A couple of years ago I had the pleasure of writing a study guide to the great American author Mark Twain. I was asked to include some of his many witty aphorisms in an appendix, a terrible task of selection. One that didn’t make the cut was this definition: A mine is a hole in the ground, owned by a liar.
John Sadleir (1813-1856)
Which brings me to my ancestor John Sadleir, MP for Carlow in Ireland and a liar and swindler on a grand scale. In the end he took his own life, belatedly weighed down with remorse about the thousands of investors whose lives he ruined. One of them was, I believe, his cousin my great great grandfather Richard William Ralph Sadleir. John started out being fairly honestly successful in amassing wealth through business and land transactions. But when his financial star waned he turned to increasingly desperate and ill-judged speculation to fund his earlier investments. One of his more colourful get-rich-quick schemes was the founding of the Carson’s Creek Gold Mining Company in February 1852.
Gold was discovered in California at the start of 1848. Although word was at first slow to spread, the trickle of prospectors travelling to the territory soon became a flood. In 1849 some eighty seven thousand men (and three thousand women) joined the Gold Rush. Known collectively as Forty-Niners they found gold in abundance more or less lying around in surface ore. You didn’t even have to go underground – a stick of explosive would send up a shower of gold-bearing quartz, or you could just pan for gold in the silt of the rivers.
A Forty-Niner (pictured in 1850 – picture from Wikipedia)
In 1849 the pan-handlers extracted $10 million worth of gold. In 1850 it was $41 million. In 1851 it was $75 million and in 1852 $81 million. It must have seemed the answer to all John Sadleir’s prayers, if he could just carve himself out a tiny fraction of the wealth being generated in California.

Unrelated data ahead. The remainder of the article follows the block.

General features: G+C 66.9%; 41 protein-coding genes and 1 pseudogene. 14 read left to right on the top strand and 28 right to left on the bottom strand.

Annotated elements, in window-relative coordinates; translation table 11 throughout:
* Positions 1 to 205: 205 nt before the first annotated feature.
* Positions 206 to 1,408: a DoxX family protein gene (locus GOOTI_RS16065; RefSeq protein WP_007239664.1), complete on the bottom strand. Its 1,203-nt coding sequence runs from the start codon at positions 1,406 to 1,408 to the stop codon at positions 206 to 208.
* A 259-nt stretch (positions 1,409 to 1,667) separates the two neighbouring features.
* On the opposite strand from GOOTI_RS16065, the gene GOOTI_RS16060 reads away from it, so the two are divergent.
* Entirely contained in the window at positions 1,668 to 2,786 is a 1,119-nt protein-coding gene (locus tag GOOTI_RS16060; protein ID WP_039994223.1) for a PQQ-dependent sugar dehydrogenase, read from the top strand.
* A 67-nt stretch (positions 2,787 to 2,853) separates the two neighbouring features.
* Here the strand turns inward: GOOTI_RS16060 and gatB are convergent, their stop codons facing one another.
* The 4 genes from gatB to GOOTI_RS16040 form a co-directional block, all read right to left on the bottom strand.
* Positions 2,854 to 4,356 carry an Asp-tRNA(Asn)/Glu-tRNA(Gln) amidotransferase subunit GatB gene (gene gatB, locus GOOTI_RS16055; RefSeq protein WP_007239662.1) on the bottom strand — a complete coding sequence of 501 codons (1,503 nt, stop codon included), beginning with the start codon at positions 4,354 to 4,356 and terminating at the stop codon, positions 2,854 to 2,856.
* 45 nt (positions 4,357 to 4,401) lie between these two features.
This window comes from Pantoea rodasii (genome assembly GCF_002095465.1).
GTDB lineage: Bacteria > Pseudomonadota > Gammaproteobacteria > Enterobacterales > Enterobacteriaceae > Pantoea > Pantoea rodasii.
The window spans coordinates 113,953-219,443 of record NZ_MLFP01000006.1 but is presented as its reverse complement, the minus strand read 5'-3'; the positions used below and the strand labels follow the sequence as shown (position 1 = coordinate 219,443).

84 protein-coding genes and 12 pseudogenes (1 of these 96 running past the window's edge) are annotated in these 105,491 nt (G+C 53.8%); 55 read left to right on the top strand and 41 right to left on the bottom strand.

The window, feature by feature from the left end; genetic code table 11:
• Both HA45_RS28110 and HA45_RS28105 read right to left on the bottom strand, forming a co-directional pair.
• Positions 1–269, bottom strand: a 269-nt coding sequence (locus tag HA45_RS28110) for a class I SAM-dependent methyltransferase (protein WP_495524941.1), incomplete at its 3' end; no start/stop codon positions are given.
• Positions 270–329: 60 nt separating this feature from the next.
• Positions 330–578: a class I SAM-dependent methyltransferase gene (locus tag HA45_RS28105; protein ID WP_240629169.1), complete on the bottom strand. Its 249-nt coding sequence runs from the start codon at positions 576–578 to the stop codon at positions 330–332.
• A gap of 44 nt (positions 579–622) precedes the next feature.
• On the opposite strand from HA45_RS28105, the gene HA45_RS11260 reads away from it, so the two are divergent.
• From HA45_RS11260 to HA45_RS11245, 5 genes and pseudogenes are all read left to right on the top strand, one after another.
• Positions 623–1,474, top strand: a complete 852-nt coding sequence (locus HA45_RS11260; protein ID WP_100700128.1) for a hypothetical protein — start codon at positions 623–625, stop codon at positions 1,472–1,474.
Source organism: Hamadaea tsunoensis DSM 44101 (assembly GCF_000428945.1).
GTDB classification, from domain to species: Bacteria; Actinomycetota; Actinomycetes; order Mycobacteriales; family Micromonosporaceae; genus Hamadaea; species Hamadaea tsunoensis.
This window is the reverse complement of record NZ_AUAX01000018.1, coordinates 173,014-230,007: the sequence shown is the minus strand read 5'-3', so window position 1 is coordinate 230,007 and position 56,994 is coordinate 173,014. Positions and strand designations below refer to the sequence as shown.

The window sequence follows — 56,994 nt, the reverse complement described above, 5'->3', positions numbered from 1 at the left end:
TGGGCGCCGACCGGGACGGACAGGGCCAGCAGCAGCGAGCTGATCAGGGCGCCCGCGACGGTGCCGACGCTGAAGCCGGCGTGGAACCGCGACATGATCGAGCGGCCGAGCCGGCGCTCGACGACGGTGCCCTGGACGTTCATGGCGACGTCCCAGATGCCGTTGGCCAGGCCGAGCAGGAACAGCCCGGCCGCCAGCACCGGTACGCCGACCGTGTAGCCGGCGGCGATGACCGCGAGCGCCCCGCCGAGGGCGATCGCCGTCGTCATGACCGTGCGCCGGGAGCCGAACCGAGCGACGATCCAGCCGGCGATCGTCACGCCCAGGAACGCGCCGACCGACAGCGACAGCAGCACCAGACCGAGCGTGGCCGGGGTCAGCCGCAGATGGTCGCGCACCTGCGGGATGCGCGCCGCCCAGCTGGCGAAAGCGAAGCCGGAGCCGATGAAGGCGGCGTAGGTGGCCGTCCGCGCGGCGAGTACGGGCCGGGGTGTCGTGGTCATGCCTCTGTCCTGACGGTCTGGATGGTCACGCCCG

He found his opportunity and went into partnership with the new American owners of a mine on Carson Hill, which stand above the Stanislaus River in central California. Carson Creek, through which the river flowed below the mine, was one of the early centres of the gold rush after James H. Carson found plentiful gold in the riverbed and staked his claim there.
But by 1852 the easy gold was running out. Now you had to dig for it, hard work with uncertain returns. In pitching to London investors Sadleir was able to assure them on the matter of legitimate ownership of the mine (previously occupied by illegal squatters); but there was no knowing how much ore the mine might deliver. But greed, like love, is blind: when Sadleir described the luxury in which the squatters had lived, and wheeled out a tame U.S. attorney eager to buy up any shares left over after the flotation, the money, £154,000 of it, poured in.
A mine and mill on Carson Hill, still being worked in the 1920s
And out again. John Sadleir, now the chairman of the Carson’s Creek Gold Mining Company, borrowed large amounts of money from it which he told investors had been earmarked for the purchase of mining machinery. He could not repay it when it became due in January 1855; so he lodged the deed of some of his Irish property with the London and County Bank as security.
But he was also the chairman of the London and County Bank, and he quietly retrieved the deed without the knowledge of the bank’s directors and lodged it elsewhere as security against further loans – a bit like selling the land twice. At least the bank had directors; the Carson’s Creek company had none, and after John Sadleir’s suicide no one even knew where he had kept the invested sums, let alone that he had by then spent it all, every last fool's gold penny.
When in the depths of his remorse he swallowed prussic acid one night on Hampstead Heath, his overdraft at the Tipperary Joint Stock Bank, of which he and his brother James were directors, had risen to around a quarter of a million pounds, while he and his brother had reduced the bank’s assets to only £75,000. Besides defrauding that bank's and the Carson’s Creek Mining Company’s investors, Sadleir had also been selling forged shares in the Royal Swedish Railway Company, to which he owed at the time of his death a further £300,000.
Landmark sign in Carson Hill, now a ghost town
Gold extraction never again reached the glittering heights of that 1852 value. But nine months after John Sadleir’s death, Morgan Mine elsewhere on Carson Hill yielded a giant piece of gold weighing over thirteen pounds and worth $43,000 at 1856 prices. It is still the largest single nugget ever found in California.